Running a country as if one is running a family plantation is exactly what is expected of a leader of an average banana republic.
Farewells and welcomes
After staying home for much of last year because the world was busy trying to fight the pandemic, the country’s current owner is once again back doing what he loves best — raking up the air miles.
The man could not wait to leave the country. What leader would you be if you stayed in your own country? How do your minions know you are in charge if you don’t drag them to the airport to greet you as you leave, and greet you as you return? We are a new dispensation, but there are traditions that are sacred.
We now need a new government department, the Department of Presidential Airport Farewells and Welcomes. It will be the busiest department in the government.
According to reports, some bored headman in Zvimba has summoned the wife of the country’s deceased previous owner to explain why she buried her husband in his own house, as he apparently wished.
The summons ordered her: “You are therefore being ordered to surrender all his belongings to his clan in Zvimba.”
We hope she won’t try to include the whole country on the list of his belongings, seeing as he was convinced he owned it.
It was a delight seeing one of Africa’s most literate countries, beset by many problems, obsessing over a prehistoric fossil in Zvimba. And they said Grace Mugabe was lying when she said he would rule from the grave.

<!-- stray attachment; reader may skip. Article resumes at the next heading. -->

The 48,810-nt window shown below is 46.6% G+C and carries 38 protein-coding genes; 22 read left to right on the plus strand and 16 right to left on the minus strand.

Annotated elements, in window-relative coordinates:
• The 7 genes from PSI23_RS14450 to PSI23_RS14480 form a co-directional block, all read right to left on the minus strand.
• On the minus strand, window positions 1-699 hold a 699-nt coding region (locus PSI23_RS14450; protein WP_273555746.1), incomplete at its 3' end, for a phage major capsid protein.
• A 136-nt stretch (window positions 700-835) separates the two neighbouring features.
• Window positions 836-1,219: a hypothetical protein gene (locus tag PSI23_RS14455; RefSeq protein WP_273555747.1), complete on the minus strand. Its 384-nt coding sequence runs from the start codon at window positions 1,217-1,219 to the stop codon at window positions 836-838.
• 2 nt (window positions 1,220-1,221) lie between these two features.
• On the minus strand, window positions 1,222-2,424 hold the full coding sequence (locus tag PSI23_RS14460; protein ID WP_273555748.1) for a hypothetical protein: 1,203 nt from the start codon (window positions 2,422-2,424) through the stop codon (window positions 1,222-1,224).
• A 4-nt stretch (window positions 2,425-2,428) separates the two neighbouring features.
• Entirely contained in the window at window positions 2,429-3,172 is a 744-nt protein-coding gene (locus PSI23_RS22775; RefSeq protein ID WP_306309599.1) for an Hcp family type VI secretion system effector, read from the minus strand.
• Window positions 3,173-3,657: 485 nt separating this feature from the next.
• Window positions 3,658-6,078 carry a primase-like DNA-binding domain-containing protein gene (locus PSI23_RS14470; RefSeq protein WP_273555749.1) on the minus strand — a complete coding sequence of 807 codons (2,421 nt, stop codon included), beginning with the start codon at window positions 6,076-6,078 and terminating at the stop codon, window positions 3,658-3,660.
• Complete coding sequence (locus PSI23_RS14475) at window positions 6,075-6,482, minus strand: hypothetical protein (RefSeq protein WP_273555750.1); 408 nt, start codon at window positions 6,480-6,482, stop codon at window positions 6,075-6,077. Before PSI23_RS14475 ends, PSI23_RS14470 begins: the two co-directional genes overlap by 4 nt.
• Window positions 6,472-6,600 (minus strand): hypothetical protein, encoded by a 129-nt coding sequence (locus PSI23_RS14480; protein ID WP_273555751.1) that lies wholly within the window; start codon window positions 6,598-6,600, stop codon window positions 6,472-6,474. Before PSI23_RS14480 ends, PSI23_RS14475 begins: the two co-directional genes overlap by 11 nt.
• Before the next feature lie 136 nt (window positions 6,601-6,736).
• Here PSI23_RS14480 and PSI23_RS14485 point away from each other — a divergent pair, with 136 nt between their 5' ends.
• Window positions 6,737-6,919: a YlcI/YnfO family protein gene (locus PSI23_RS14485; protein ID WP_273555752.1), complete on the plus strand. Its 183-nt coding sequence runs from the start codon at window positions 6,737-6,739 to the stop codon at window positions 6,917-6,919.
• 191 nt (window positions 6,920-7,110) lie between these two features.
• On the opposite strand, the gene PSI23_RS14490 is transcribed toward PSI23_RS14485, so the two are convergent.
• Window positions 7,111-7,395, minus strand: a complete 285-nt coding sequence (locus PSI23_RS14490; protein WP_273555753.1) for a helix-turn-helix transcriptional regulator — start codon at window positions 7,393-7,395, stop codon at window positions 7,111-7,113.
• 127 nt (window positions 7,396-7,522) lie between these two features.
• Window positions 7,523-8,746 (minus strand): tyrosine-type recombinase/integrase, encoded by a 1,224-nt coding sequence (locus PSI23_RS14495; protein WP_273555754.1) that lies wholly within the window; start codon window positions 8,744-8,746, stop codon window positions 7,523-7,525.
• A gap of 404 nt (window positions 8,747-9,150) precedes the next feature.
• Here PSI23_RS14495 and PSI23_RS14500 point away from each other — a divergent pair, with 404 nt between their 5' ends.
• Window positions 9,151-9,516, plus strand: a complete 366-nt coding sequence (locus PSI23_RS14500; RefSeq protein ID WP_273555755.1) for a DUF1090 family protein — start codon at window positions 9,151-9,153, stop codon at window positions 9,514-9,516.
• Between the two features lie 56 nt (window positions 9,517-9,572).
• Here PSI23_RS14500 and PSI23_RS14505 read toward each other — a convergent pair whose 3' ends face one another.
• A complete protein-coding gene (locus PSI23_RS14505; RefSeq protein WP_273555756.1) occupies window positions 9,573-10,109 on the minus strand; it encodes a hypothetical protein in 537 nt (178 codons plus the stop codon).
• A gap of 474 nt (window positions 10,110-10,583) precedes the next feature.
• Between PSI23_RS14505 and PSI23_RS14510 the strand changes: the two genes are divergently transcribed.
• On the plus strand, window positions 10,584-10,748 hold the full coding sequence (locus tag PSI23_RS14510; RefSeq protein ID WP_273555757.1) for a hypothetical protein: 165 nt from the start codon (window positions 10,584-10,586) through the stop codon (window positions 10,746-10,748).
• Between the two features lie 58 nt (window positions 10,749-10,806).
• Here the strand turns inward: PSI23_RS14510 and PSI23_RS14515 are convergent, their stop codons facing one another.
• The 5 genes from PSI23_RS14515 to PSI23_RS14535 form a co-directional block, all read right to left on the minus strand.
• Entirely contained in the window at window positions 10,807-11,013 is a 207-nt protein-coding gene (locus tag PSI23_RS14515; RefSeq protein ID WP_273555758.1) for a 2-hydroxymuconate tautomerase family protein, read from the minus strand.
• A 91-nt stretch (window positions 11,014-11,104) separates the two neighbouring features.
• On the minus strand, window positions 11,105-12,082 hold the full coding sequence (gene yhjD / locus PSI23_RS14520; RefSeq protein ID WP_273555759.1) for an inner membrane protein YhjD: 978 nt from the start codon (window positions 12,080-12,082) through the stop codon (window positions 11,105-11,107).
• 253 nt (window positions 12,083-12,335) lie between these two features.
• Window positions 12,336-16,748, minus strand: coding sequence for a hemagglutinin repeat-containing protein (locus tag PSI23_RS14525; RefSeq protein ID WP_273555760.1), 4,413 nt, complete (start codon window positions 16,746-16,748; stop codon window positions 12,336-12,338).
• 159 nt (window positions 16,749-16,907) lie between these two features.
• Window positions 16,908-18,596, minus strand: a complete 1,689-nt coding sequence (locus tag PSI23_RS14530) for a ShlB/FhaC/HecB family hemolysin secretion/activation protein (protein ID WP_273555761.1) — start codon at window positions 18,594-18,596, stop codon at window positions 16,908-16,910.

The Information Secretary was breathing fire this week after Mike Chimombe, the leader of the Affirmative Action Group (AAG), went to see the president dressed like a struggling DJ at the Asina Hembe Beerhall.
People should dress properly, and be serious, when they go to see the President, Mangwana fumed.The Information Secretary was breathing fire this week after Mike Chimombe, the leader of the Affirmative Action Group (AAG), went to see the president dressed like a struggling DJ at the Asina Hembe Beerhall.
“Look guys, there is a certain kind of dressing which you just can’t do when you are going to meet the Head of State and President of your country. That’s just disrespectful to both the man and the office,” Mangwana warned on Twitter.
The AAG itself will be shocked to hear that their members are expected to act like serious people.
As for State House, it has hosted so many fake pastors, prayer vigils and fashion shows that even the President himself must have been surprised to hear that anyone still takes State House seriously.
The government finally found the reason why there is so much congestion in Harare roads; there’s too much fuel.
According to the government: “The increased availability of fuel on the local market, and increased economic activity, has seen the number of cars on our roads increase and this has resulted in vehicle traffic congestion.”
Next thing, we will be told that the reason why there are no jobs for everyone is because too many of our kids are passing school exams. Expect the City of Harare to follow suit and blame full stomachs for sewage bursts.